Elk River Alliance warns about logjams in the Elk River.

Safety on the Elk

Fun on the Elk River can quickly turn to tragedy with near misses and intense rescues becoming more common.

  • Thu Jul 16th, 2015 7:00pm
  • News

Submitted

On hot summer days the Elk River is an inviting refuge for hundreds of recreational enthusiasts. People float, canoe, kayak, paddleboard, raft or use some other craft to enjoy the Elk’s cool, clear, clean water. But fun can quickly turn to tragedy with near misses and intense rescues becoming more common.

Logjams are responsible for many stories of misfortune. The most recent incident occurred last weekend when a couple nearly drowned at a ‘monster’ logjam upstream of the golf course in Fernie. Logjams occur when large woody debris collects in a river usually during a flood, forcing the flow of the water down under it. Even the strongest swimmers can get trapped beneath a logjam. Strained underneath, swimmers can be trapped on branches and drown. It is critical to know where they are and how to avoid them.

Each year the Elk River changes: new logjams appear, giant rocks emerge creating hydraulic holes and new channels open up. It is important to follow a few safety guidelines to have a good experience on the Elk River.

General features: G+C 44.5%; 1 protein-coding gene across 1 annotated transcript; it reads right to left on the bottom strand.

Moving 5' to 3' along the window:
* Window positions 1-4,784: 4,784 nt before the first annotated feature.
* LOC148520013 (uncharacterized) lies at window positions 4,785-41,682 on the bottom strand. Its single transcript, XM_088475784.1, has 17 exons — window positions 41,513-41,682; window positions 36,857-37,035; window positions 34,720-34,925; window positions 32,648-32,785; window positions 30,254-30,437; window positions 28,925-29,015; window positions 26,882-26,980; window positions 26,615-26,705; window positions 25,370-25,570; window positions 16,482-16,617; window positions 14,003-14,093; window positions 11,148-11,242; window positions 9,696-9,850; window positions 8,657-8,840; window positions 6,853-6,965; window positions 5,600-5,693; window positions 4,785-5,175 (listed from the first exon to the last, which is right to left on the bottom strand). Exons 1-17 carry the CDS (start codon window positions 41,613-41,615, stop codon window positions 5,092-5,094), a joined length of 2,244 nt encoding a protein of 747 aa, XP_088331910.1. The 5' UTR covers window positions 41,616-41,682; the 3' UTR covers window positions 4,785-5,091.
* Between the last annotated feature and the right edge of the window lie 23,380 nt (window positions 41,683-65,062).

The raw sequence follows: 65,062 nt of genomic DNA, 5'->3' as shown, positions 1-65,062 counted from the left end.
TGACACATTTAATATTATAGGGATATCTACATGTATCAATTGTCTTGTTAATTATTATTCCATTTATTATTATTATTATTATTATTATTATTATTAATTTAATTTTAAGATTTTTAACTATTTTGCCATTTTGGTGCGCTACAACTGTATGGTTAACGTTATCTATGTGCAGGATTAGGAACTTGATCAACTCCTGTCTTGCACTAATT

Here are a few tips:

•    Wear a properly fitted personal floatation device (PFD) or life vest and hard sole shoes (not flip flops).

•    If you fall off your craft, defensively swim back to your boat. Distances can be deceiving and hard to estimate in a flowing river. Also the cold temperature can slow down breathing.

•If you get separated from your boat, float on your back, sculling with your hands with your feet facing downstream. Avoid hitting objects like big rocks, by bouncing off them with your feet.

•    Never underestimate the strength of a river current and do not attempt to stand up in the river unless the water is below your knees.

•    Smaller tubes and canoes that collide with logjams can flip and puncture easily. The safest place to be is on top of the logjam, so if your boat has given way to a logjam prepare yourself to jump on top of the woody debris and avoid going underneath.

 

Educating yourself and being prepared is the best way to mitigate hazards on the river. Local rafting and fishing guides or the Elk River Alliance can share safe routes with you and warn you of the latest hazards in the river. If you have concerns or discover new hazards please call the Elk River Alliance at 250-423-3322 or post your experience on the Elk River Watch Facebook page so everyone can benefit from your experience. We will do our best to inform others.